Business-oriented solutions that create jobs and revitalize industry can create a stronger Haiti that relies less on foreign aid and more on the enterprise of its people.
With business support and facilitation from the Clinton Foundation and on-the-ground training from Caribbean Crafts, Haiti’s artisans are beginning to jumpstart the country’s economic recovery.
Located near the Port-au-Prince airport, Caribbean Crafts is helping Haitians get back to work by training and employing artisans in traditional crafts and newer designs. Caribbean Crafts directly employs 300 people, many of whom live in the nearby tent camp. The business also sources products from artists in areas throughout Haiti, helping numerous artists in diverse regions stay in business.
Using readily available materials such as recycled paper and plastic bottles and river stones, artisans create a variety of decorative and functional pieces — in papier mâché and stone — that resemble animals, people, and other symbols of daily life. Through the Clinton Foundation’s support to connect the business with retail outlets, these home decorations, and even holiday ornaments, are being sold at Anthropologie.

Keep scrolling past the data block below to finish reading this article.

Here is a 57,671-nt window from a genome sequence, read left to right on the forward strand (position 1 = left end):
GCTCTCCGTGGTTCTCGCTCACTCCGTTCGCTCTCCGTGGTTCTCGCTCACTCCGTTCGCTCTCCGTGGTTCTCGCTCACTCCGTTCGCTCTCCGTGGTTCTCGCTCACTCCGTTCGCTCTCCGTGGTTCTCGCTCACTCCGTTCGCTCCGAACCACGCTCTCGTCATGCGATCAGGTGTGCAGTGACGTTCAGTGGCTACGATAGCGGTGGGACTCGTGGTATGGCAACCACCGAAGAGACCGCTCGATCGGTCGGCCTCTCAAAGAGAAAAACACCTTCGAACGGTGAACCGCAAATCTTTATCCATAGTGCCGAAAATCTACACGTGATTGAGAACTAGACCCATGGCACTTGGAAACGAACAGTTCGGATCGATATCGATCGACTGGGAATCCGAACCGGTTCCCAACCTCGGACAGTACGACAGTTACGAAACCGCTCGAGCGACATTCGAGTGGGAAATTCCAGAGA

Caribbean Crafts is an important partner in the Clinton Foundation’s economic recovery efforts. By helping Haitian arts and crafts find new markets and increasing global demand for these products, the Foundation also ensures that Haitian artisans will be the agents of their own long-term development. In 2011, The Haiti Development Fund, funded by the Clinton Giustra Sustainable Growth Initiative and Carlos Slim, approved its first investment of U.S. $415,000 in Caribbean Craft, a Haitian artisanal company that exports its products to Macy’s, Anthropologie, and Donna Karan.